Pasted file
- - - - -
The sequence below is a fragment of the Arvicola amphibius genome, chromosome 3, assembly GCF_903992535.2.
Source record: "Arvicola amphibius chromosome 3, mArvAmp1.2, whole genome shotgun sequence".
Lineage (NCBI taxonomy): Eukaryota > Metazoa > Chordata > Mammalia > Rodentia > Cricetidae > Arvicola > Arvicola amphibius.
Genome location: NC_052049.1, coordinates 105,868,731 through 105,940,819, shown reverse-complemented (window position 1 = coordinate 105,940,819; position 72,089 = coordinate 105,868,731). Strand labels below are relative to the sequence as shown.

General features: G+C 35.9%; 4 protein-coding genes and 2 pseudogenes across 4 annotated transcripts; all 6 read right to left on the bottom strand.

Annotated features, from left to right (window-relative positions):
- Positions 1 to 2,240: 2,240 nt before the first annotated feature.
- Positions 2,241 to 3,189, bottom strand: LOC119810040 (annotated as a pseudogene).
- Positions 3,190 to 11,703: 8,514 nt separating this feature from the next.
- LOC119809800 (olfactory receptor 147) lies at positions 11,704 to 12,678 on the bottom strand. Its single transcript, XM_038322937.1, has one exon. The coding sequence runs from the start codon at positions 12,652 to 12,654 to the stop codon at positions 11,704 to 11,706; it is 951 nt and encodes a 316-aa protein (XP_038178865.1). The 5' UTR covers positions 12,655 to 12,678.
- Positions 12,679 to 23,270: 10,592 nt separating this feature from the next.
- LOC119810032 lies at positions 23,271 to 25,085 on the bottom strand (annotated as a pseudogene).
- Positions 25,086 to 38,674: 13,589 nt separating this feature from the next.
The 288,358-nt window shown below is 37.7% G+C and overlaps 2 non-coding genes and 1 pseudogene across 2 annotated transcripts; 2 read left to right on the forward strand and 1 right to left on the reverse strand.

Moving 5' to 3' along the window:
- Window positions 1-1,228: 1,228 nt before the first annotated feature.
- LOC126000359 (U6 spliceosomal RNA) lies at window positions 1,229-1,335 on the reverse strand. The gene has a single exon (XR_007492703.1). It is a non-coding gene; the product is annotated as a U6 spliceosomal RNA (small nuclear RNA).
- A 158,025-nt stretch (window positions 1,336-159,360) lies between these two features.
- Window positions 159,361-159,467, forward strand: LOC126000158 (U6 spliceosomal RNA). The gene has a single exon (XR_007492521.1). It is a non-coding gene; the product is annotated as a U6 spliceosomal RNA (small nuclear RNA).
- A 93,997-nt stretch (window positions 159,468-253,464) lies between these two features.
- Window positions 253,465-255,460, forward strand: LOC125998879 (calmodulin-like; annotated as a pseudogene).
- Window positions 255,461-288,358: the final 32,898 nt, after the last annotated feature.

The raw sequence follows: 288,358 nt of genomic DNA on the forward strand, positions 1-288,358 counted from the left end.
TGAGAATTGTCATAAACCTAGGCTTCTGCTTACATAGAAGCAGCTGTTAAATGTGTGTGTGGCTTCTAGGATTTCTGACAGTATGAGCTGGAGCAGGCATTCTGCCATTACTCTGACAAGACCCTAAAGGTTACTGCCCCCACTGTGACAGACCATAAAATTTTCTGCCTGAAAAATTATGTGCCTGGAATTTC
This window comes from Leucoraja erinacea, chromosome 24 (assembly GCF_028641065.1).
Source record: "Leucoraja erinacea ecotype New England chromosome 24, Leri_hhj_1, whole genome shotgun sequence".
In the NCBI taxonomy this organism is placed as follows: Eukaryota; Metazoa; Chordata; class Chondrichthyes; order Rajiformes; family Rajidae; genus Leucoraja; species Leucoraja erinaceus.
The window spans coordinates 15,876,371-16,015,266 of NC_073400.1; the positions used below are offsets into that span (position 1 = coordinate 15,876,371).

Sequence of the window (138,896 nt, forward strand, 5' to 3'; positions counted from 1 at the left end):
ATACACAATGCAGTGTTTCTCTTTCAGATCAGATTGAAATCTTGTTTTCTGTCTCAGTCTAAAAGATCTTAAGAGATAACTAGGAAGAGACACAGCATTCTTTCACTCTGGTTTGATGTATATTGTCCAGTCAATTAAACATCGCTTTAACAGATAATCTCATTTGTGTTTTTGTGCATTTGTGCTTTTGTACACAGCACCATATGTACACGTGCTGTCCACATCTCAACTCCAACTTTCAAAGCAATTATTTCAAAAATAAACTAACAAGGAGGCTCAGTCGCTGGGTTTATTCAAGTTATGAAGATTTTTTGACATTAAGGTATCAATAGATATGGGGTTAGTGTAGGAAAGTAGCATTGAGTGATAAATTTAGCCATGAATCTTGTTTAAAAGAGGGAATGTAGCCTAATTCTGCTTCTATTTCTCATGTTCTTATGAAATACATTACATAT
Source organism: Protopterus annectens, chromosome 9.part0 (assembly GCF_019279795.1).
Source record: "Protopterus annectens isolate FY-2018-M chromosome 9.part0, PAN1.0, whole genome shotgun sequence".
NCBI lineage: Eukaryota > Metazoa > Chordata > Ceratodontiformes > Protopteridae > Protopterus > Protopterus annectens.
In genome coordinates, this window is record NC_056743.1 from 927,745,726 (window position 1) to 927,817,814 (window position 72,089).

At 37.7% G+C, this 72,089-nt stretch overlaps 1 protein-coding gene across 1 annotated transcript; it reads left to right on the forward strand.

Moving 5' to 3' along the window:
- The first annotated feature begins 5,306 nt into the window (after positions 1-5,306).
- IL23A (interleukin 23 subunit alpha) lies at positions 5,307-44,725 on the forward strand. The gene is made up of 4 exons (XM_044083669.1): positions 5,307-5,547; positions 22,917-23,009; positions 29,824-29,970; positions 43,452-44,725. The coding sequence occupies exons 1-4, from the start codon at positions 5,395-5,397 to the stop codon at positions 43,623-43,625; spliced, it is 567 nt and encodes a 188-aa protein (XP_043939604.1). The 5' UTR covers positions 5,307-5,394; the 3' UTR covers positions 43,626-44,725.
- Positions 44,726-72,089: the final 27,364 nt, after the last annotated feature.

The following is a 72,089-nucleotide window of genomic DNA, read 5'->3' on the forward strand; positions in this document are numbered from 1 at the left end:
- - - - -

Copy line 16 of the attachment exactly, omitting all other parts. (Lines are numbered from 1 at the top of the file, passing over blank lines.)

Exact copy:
- Window positions 1-1,228: 1,228 nt before the first annotated feature.